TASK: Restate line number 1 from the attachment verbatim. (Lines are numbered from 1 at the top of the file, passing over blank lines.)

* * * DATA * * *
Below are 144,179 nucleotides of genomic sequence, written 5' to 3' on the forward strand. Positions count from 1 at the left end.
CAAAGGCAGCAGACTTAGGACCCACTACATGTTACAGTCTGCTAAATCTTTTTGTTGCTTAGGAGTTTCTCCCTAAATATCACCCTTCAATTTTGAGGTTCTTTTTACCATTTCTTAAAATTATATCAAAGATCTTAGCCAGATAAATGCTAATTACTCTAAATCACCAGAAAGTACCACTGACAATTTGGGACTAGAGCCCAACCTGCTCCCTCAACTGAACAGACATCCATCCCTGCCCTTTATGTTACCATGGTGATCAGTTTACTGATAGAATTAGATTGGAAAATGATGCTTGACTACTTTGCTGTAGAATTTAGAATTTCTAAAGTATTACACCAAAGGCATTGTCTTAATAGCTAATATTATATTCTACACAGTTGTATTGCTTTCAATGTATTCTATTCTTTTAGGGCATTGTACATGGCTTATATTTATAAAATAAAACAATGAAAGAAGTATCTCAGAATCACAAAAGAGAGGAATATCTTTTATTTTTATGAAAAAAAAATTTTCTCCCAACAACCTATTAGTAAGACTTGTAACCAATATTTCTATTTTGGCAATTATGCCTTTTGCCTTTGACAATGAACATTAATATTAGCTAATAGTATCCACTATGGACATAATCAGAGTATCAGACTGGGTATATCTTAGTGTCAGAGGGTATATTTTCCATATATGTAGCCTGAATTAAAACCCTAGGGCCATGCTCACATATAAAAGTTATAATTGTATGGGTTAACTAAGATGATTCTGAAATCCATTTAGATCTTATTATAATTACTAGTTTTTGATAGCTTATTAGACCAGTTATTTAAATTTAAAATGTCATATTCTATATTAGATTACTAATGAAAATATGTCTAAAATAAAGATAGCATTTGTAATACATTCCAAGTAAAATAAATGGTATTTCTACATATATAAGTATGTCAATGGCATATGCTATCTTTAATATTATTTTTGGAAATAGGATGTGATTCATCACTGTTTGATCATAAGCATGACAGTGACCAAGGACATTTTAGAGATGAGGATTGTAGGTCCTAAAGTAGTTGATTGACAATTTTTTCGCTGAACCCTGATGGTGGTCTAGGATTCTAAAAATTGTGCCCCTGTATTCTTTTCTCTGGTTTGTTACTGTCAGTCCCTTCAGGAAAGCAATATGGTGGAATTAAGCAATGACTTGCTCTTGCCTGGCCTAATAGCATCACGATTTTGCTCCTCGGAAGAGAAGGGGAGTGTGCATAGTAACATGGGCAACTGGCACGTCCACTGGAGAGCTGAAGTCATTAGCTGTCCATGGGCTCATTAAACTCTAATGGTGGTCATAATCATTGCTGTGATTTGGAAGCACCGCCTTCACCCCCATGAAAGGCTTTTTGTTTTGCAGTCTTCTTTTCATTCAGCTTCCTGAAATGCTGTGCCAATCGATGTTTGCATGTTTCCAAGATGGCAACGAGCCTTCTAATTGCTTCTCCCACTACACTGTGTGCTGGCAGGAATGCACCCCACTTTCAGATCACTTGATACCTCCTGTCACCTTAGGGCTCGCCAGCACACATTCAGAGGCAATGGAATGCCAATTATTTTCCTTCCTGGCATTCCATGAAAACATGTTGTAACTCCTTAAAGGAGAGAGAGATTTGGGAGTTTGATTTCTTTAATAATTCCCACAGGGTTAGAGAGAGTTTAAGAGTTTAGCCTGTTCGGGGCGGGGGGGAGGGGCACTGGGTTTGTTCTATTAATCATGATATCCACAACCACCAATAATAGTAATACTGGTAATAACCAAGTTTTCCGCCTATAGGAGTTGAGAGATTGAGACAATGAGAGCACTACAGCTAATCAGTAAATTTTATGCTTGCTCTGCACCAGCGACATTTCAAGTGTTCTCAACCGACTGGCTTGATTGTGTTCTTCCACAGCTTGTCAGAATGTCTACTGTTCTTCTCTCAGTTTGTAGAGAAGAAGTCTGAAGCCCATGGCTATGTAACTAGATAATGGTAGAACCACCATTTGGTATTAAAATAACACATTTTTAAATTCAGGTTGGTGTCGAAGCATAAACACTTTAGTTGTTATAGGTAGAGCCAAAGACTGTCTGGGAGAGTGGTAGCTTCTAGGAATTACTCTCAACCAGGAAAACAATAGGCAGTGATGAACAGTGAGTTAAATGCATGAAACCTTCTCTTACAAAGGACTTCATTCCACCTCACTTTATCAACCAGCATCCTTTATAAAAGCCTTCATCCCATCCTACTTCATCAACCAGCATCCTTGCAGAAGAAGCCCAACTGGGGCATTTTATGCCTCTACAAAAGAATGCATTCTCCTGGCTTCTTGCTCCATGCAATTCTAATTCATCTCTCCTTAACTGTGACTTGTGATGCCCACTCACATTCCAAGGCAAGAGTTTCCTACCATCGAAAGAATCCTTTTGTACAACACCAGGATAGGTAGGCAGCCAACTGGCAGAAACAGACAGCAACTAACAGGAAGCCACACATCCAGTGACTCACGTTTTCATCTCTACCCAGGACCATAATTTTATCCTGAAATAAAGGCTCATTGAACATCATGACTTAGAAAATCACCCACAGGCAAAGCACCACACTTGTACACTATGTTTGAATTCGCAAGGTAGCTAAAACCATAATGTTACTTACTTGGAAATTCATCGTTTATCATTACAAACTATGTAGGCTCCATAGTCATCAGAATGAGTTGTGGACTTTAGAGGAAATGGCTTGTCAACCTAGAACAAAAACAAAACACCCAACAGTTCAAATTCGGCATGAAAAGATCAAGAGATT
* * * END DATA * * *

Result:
Below are 144,179 nucleotides of genomic sequence, written 5' to 3' on the forward strand. Positions count from 1 at the left end.